SAN JOSE -- A small but vocal group of Santa Clara County religious leaders stood in symbolic solidarity with the people of Ferguson, Missouri., who have protested the fatal shooting of an unarmed black teen by local police.

The gathering at the front doors of Most Holy Trinity Church in East San Jose was one of about 40 across the nation related to the Aug. 9 shooting death of Michael Brown, 18, by a white police officer in the St. Louis suburb of Ferguson. Another event was scheduled for Wednesday night in Oakland.

Since the shooting, Ferguson has been the scene of marches, rioting and clashes between angry crowds and the embattled police department. The anger is a reflection of the community's belief that police brutality -- especially against black male teens -- has reached alarming levels that require prosecution of police officers and even the re-writing of training manuals and codes of police conduct.

At the San Jose gathering, sponsored by the interfaith organization People Acting in Community Together, the religious leaders often raised their hands and repeatedly shouted, "We all belong!" in homage to Brown, who was said to be holding his empty hands aloft when he was shot six times.


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"What the young people, families and clergy of Ferguson are fighting for, is belonging," said Rev. Michael-Ray Matthews, of the PICO National Network of faith-based organizations. "They are standing up for the right to be included in the circle of human concern. To know that they belong and that they are free. Free to live full lives in their communities. Free to pursue their dreams."

Matthews went on to tell the gathering that what the Missouri community heard and felt in the killing of Brown and in the aggressive response to protests was a dire message: "You do not belong."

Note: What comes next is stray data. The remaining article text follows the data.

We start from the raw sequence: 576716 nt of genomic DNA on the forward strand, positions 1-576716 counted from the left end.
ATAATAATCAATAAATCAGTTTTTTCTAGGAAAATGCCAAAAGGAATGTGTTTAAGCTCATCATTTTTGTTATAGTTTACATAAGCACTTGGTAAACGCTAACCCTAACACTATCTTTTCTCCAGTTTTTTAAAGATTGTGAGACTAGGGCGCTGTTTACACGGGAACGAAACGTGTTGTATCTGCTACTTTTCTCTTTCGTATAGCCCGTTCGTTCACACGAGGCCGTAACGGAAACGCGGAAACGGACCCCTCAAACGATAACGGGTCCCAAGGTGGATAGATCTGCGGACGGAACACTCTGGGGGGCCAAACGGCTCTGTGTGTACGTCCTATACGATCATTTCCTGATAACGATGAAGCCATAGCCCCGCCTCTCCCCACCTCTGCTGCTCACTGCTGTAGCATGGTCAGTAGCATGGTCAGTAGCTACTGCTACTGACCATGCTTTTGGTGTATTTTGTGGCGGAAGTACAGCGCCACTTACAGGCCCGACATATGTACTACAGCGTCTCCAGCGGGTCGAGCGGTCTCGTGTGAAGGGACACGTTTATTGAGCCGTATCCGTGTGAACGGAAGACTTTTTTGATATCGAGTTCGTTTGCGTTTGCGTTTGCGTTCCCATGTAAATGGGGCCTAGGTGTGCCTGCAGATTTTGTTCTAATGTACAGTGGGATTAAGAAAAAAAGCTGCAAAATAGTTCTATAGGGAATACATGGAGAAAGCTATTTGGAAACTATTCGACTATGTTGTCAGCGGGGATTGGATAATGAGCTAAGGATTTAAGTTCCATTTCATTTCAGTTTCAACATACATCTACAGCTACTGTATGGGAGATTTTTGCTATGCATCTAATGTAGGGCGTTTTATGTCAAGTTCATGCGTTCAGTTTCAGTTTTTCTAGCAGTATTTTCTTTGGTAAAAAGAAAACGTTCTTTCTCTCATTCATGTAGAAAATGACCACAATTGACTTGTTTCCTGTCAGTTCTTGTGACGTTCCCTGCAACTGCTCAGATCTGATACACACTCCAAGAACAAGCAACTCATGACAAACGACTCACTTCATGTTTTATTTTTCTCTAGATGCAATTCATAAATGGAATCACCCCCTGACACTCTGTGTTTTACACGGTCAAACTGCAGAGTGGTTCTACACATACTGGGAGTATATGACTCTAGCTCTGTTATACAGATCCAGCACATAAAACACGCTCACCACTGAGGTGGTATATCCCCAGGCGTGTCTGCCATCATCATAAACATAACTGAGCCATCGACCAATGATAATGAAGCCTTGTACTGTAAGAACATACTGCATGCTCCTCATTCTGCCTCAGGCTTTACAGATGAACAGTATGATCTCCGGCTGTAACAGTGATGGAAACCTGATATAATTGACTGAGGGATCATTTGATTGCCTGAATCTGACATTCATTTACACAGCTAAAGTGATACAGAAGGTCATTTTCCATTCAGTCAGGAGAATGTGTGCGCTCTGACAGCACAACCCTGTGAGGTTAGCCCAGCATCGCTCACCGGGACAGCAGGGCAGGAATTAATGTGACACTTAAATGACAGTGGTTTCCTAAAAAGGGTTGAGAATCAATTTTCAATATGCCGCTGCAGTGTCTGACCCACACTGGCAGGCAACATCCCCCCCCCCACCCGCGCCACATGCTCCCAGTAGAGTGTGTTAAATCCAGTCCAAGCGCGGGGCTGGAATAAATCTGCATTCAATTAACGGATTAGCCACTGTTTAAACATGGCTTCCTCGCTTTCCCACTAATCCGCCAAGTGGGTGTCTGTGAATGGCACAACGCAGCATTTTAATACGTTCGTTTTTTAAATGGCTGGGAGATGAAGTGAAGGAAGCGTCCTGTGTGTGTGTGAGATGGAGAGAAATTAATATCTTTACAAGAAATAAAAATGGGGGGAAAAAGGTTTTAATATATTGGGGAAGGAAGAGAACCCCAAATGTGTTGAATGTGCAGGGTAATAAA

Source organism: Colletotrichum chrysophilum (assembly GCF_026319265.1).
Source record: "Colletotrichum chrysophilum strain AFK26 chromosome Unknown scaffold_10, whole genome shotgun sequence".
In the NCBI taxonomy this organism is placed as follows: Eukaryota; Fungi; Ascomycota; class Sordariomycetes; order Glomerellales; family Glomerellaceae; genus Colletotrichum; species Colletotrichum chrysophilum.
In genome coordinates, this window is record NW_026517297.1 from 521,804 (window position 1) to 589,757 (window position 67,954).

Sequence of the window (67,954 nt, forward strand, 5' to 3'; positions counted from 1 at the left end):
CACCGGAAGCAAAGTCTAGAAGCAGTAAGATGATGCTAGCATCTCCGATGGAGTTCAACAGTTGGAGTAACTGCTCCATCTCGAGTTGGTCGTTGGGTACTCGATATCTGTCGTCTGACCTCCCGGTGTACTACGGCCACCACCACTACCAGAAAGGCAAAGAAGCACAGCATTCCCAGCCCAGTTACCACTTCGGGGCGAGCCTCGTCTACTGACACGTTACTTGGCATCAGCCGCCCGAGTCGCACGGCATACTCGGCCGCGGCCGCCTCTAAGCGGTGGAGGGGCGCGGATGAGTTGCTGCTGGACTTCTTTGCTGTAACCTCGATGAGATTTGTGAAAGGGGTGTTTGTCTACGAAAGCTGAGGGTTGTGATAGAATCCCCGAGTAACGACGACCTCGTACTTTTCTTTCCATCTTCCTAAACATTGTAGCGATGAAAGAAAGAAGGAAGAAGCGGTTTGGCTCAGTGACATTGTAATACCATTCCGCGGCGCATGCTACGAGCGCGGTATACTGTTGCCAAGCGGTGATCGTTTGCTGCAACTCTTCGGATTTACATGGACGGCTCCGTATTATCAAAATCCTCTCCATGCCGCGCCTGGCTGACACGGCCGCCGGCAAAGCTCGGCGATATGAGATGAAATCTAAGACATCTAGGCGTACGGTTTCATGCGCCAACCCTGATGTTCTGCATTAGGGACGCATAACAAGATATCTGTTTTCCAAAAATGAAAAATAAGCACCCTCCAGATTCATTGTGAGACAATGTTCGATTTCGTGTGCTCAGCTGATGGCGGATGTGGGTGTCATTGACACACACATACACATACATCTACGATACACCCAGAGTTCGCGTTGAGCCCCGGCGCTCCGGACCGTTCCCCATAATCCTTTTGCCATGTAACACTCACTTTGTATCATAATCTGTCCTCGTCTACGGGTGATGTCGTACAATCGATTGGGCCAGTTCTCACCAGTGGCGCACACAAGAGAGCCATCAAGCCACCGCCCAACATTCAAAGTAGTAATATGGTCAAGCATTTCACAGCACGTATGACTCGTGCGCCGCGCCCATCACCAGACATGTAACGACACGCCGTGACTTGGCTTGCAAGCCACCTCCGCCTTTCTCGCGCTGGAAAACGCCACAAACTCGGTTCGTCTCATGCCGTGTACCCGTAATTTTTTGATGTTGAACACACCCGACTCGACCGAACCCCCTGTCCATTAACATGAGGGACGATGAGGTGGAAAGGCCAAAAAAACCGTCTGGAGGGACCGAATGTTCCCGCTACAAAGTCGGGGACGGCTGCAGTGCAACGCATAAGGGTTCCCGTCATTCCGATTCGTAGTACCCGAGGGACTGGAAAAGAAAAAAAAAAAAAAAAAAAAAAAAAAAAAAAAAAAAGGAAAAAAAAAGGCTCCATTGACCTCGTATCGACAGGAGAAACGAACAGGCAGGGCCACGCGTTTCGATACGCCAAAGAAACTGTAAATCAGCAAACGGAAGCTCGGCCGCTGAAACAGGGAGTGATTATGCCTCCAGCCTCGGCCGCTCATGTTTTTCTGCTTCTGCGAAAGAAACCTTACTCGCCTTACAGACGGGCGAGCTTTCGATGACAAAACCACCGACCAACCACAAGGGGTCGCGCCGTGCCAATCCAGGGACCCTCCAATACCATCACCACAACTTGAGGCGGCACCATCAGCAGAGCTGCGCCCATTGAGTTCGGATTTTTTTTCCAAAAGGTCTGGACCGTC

The list of speakers included the Rev. Jeff Moore, president of the Silicon Valley-San Jose NAACP; Deacon Ruben Solorio, from the Catholic Diocese of San Jose; Jesus Ruiz, a PACT leader; and Pastor Dale Weatherspoon of Good Samaritan United Methodist Church in Cupertino.

"We are standing up not just against the maltreatment of African-Americans or not just for the killing of Michael Brown," said Moore of the NAACP. "We are standing against the overall treatment of people of color all across this country."

Moore, who sounded angry in his delivery, later told a reporter: "I get very emotional about this. How many times have we done this? How many more times will be out here marching and chanting and protesting? I'm not angry, but I am thinking about my young kids. Will they be pulled over one day because they were walking? Riding a bike? For some reason 'black' is the crime and that must change."

The Rev. Nancy Palmer Jones said she had a special message for her fellow "white people," who may not understand why the events in Ferguson have touched so many.

"There is a system of racism that affects us all. It's in the air that we breathe, and we must ask where is that having an impact to how we are responding in any given situation?" said Jones, of the First Unitarian Church of San Jose. "We all must stand in solidarity with the people of Ferguson and the Michael Brown family in their need to protest, to speak their history and against oppression and in support of their hope that we all can do so much better than this."

Contact David E. Early at 408/920-5836